Twitter’s Algorithm: Amplifying Anger, Animosity, and Affective Polarization






As social media continues to have a significant influence on public opinion, understanding the impact of the machine learning algorithms that filter and curate content is crucial. However, existing studies have yielded inconsistent results, potentially due to limitations such as reliance on observational methods, use of simulated rather than real users, restriction to specific types of content, or internal access requirements that may create conflicts of interest. To overcome these issues, we conducted a pre-registered controlled experiment on Twitter’s algorithm without internal access. The key to our design was to, for a large group of active Twitter users, simultaneously collect (a) the tweets the personalized algorithm shows, and (b) the tweets the user would have seen if they were just shown the latest tweets from people they follow; we then surveyed users about both sets of tweets in a random order.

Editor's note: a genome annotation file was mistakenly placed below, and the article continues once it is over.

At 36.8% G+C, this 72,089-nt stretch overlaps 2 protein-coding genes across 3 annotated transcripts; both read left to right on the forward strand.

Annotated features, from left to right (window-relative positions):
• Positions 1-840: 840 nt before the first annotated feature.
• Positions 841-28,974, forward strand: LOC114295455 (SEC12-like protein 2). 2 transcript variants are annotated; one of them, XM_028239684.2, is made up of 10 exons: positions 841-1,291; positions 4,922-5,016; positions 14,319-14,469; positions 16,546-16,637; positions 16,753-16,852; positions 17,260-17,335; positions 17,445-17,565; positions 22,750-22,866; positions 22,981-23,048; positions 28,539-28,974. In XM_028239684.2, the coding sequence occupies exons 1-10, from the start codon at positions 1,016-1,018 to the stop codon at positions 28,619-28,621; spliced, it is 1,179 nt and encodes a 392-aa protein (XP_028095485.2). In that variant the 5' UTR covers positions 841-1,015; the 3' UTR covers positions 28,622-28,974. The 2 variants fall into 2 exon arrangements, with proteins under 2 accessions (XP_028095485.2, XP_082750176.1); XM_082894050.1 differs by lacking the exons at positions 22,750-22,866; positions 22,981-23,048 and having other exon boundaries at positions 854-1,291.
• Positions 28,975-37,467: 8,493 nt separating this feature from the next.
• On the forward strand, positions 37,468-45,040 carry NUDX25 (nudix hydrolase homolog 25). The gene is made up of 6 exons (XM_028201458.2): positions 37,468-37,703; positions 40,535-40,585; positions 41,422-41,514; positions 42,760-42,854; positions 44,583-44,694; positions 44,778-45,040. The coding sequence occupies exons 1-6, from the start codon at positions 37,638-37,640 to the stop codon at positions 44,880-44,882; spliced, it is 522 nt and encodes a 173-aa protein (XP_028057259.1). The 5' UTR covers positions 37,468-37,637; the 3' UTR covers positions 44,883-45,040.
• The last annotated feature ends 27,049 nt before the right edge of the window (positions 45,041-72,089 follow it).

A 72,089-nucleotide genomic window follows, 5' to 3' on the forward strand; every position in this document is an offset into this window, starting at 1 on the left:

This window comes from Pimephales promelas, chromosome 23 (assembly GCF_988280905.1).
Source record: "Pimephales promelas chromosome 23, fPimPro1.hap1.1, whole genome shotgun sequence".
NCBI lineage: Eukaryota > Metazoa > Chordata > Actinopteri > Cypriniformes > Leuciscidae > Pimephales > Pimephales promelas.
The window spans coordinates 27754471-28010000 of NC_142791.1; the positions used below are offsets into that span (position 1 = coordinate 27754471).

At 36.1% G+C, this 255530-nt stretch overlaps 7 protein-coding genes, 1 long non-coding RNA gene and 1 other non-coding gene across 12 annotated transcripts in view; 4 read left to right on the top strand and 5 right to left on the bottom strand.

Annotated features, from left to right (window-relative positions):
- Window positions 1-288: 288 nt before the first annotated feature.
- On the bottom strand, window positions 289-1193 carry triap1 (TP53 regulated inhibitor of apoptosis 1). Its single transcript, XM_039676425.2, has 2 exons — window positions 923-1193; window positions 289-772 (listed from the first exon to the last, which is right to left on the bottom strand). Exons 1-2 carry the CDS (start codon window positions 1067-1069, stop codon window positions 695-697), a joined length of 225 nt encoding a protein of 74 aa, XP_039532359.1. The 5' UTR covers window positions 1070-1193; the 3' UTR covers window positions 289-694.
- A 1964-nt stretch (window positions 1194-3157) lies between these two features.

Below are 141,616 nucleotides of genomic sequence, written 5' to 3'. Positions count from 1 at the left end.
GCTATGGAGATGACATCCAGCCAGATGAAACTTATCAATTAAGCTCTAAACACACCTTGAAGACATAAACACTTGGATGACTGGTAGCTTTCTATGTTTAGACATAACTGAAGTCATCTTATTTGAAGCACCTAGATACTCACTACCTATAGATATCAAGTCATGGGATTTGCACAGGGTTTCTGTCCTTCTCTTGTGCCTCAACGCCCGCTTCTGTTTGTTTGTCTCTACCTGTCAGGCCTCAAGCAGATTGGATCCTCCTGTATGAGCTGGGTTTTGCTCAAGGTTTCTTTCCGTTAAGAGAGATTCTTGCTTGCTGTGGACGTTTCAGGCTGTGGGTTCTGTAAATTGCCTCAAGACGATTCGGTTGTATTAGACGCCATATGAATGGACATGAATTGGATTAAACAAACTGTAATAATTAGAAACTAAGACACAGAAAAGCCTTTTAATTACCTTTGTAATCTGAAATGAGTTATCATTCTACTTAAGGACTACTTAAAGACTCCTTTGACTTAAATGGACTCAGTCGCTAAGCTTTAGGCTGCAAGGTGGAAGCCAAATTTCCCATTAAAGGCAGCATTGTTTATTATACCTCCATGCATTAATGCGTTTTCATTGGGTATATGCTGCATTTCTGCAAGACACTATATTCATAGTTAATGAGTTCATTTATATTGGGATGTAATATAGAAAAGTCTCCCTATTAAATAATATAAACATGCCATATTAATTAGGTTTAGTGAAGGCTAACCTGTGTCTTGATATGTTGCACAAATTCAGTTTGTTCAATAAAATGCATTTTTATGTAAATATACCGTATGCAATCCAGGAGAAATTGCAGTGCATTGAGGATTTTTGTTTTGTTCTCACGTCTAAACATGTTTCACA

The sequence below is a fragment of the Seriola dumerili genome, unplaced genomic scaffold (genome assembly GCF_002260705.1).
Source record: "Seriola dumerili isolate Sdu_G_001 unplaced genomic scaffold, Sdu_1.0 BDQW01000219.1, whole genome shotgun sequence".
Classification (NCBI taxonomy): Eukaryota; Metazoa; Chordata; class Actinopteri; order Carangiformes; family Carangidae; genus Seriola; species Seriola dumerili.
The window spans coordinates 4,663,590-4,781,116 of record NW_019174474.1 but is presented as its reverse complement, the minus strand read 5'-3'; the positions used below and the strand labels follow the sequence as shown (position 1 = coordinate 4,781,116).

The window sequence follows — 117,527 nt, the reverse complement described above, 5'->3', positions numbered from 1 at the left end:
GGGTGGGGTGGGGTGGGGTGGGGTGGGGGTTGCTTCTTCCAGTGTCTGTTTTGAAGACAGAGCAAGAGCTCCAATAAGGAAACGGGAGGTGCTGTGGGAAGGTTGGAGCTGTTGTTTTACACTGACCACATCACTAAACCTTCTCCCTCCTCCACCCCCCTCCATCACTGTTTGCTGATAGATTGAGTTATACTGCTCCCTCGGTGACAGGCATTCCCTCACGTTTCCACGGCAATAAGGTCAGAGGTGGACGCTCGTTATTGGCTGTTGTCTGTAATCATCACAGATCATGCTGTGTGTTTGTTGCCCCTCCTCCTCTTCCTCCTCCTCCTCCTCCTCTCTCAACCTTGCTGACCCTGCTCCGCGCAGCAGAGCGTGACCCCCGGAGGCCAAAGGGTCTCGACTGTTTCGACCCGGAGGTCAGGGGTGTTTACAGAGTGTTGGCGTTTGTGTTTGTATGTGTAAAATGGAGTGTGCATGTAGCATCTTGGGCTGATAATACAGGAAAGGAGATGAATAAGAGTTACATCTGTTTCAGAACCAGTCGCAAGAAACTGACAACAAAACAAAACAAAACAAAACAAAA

Our results indicate that the algorithm amplifies emotional content, and especially those tweets that express anger and out-group animosity. Furthermore, political tweets from the algorithm lead readers to perceive their political in-group more positively and their political out-group more negatively. Interestingly, while readers generally say they prefer tweets curated by the algorithm, they are less likely to prefer algorithm-selected political tweets. Overall, our study provides important insights into the impact of social media ranking algorithms, with implications for shaping public discourse and democratic engagement.




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